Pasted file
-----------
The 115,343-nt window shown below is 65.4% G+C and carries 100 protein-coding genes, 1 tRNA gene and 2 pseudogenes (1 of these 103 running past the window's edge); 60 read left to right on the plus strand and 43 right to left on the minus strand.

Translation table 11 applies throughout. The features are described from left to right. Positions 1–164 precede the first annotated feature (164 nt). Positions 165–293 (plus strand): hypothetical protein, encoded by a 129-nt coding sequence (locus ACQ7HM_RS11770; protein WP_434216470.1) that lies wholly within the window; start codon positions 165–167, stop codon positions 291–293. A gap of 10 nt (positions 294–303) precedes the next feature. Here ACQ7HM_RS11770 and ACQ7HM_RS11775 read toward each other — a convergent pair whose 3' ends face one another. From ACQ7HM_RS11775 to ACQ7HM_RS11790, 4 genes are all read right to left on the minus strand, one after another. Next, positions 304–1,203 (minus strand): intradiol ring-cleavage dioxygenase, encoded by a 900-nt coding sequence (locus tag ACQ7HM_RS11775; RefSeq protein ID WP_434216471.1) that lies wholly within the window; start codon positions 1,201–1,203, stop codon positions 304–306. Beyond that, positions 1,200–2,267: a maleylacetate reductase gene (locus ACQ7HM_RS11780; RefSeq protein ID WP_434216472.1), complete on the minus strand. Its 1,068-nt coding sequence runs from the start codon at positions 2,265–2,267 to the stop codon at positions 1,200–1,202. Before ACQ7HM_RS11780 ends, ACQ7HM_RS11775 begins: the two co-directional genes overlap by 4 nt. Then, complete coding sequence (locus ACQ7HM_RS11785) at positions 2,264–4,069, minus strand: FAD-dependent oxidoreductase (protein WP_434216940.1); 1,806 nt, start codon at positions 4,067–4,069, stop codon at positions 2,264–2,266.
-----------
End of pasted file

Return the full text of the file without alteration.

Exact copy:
The 115,343-nt window shown below is 65.4% G+C and carries 100 protein-coding genes, 1 tRNA gene and 2 pseudogenes (1 of these 103 running past the window's edge); 60 read left to right on the plus strand and 43 right to left on the minus strand.

Translation table 11 applies throughout. The features are described from left to right. Positions 1–164 precede the first annotated feature (164 nt). Positions 165–293 (plus strand): hypothetical protein, encoded by a 129-nt coding sequence (locus ACQ7HM_RS11770; protein WP_434216470.1) that lies wholly within the window; start codon positions 165–167, stop codon positions 291–293. A gap of 10 nt (positions 294–303) precedes the next feature. Here ACQ7HM_RS11770 and ACQ7HM_RS11775 read toward each other — a convergent pair whose 3' ends face one another. From ACQ7HM_RS11775 to ACQ7HM_RS11790, 4 genes are all read right to left on the minus strand, one after another. Next, positions 304–1,203 (minus strand): intradiol ring-cleavage dioxygenase, encoded by a 900-nt coding sequence (locus tag ACQ7HM_RS11775; RefSeq protein ID WP_434216471.1) that lies wholly within the window; start codon positions 1,201–1,203, stop codon positions 304–306. Beyond that, positions 1,200–2,267: a maleylacetate reductase gene (locus ACQ7HM_RS11780; RefSeq protein ID WP_434216472.1), complete on the minus strand. Its 1,068-nt coding sequence runs from the start codon at positions 2,265–2,267 to the stop codon at positions 1,200–1,202. Before ACQ7HM_RS11780 ends, ACQ7HM_RS11775 begins: the two co-directional genes overlap by 4 nt. Then, complete coding sequence (locus ACQ7HM_RS11785) at positions 2,264–4,069, minus strand: FAD-dependent oxidoreductase (protein WP_434216940.1); 1,806 nt, start codon at positions 4,067–4,069, stop codon at positions 2,264–2,266.